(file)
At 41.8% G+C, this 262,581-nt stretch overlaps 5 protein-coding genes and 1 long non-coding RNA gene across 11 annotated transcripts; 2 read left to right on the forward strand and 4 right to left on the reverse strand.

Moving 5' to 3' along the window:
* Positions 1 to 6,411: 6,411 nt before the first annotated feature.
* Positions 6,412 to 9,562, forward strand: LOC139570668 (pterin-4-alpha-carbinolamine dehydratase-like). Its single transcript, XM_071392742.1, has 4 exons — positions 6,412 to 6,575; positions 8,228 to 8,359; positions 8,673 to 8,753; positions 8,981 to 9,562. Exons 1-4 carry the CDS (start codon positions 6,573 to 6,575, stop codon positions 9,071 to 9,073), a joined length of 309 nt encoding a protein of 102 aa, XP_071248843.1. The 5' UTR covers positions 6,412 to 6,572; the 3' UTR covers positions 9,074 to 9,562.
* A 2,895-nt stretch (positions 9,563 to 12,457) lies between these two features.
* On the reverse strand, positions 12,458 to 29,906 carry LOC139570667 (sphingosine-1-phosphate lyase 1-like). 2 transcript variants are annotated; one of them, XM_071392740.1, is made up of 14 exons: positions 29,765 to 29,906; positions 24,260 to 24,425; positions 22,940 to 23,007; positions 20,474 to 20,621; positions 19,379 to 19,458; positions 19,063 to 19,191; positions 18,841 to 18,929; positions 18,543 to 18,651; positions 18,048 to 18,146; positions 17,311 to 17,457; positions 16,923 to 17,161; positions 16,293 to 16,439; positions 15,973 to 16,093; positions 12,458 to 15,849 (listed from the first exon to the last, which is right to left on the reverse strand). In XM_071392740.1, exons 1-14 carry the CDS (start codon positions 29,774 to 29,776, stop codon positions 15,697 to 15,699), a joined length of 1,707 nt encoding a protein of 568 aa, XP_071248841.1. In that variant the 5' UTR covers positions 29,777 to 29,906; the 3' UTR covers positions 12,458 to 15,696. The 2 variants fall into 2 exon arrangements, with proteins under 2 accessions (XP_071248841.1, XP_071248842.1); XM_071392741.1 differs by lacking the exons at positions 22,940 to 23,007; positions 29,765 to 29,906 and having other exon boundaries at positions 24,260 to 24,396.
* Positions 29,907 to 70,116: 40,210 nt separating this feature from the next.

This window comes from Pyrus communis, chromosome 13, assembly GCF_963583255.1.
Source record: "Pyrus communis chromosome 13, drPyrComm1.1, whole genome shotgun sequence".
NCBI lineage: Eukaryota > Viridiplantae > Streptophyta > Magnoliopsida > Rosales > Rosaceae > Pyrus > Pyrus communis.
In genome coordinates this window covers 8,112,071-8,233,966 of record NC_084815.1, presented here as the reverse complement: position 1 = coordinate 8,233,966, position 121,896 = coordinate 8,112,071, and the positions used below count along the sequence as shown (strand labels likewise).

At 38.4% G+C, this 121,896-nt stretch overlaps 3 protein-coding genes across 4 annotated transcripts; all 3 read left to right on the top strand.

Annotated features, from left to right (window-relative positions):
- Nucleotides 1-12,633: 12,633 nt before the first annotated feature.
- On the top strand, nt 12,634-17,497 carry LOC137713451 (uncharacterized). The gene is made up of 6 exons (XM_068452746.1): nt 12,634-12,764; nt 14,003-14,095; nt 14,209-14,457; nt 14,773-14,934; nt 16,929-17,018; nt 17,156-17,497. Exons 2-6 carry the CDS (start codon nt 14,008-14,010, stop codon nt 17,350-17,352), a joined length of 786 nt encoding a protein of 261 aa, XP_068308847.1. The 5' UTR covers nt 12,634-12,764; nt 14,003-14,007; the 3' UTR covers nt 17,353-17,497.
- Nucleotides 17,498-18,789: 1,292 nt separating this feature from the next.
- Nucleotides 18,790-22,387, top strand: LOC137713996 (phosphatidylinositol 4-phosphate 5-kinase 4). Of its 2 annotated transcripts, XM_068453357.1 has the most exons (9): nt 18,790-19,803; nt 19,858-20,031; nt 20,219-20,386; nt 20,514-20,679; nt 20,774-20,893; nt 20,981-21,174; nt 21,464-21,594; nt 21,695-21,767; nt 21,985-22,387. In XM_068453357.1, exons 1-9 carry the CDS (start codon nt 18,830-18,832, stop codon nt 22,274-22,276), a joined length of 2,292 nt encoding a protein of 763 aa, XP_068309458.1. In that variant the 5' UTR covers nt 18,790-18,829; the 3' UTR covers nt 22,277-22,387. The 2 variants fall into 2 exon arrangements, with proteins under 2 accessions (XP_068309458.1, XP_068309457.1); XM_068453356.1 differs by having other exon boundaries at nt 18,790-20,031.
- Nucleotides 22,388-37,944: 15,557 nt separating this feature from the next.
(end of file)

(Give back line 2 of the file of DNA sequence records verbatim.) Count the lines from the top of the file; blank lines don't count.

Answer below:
Moving 5' to 3' along the window: